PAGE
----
Knowing how to handle a dental emergency can mean the difference between saving or losing a tooth. Time is important in saving teeth. If your tooth or your child's tooth has been fractured, or especially if the tooth has been knocked out, you need to get to a dental office or emergency room as quickly as possible.
It's important to retrieve the tooth, hold it by the crown, and rinse off the root of the tooth if it's dirty. Do not scrub it or remove any attached tissue fragments. If possible, put the tooth back in its socket. If that isn't possible, put it in a container with milk or water and then get to the dentist as soon as possible.
Rinse your mouth with warm water to keep the area clean. Use cold compresses on the area to keep the swelling down and get to your dentist's office quickly.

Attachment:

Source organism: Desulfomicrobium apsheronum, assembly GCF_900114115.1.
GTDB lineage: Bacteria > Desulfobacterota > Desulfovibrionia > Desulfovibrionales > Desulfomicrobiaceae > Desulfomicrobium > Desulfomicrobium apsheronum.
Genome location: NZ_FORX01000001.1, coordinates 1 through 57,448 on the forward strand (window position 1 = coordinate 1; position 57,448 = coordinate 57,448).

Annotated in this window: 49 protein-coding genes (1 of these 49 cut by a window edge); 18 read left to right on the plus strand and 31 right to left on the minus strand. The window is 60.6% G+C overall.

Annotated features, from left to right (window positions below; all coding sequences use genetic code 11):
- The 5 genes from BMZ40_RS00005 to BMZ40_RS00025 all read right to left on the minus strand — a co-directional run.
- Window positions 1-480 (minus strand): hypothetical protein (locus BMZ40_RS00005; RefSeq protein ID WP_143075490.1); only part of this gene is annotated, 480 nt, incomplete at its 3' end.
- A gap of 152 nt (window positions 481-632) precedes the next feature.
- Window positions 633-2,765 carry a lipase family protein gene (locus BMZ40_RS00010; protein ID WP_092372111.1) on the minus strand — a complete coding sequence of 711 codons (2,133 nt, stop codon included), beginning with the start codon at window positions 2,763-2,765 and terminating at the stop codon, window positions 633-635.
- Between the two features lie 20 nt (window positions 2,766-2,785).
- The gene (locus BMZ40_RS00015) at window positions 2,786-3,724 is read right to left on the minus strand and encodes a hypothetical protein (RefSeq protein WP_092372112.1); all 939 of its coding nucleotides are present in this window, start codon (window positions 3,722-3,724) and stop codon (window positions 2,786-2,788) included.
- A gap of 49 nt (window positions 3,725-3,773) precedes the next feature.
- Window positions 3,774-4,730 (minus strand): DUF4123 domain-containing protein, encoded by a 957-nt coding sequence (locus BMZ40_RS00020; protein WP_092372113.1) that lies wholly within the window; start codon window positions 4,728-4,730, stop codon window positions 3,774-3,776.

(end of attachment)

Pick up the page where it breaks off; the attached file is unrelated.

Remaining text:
Bitten Tongue or Lip
Clean the area gently with a cloth and then apply cold compresses to reduce the swelling. If the bleeding doesn't stop, go to a hospital emergency room immediately.
Objects Caught Between the Teeth
Try to gently remove the object with dental floss and avoid cutting the gums. Do not use a sharp instrument. If you're not successful in removing the object, go to the dentist.
Rinse the mouth with warm water to clean it out. Make sure food or foreign objects aren't lodged around the tooth by using dental floss. Don't ever put aspirin or any painkiller on the gums or around the aching tooth. It can cause a burn on the mouth and do more harm than good.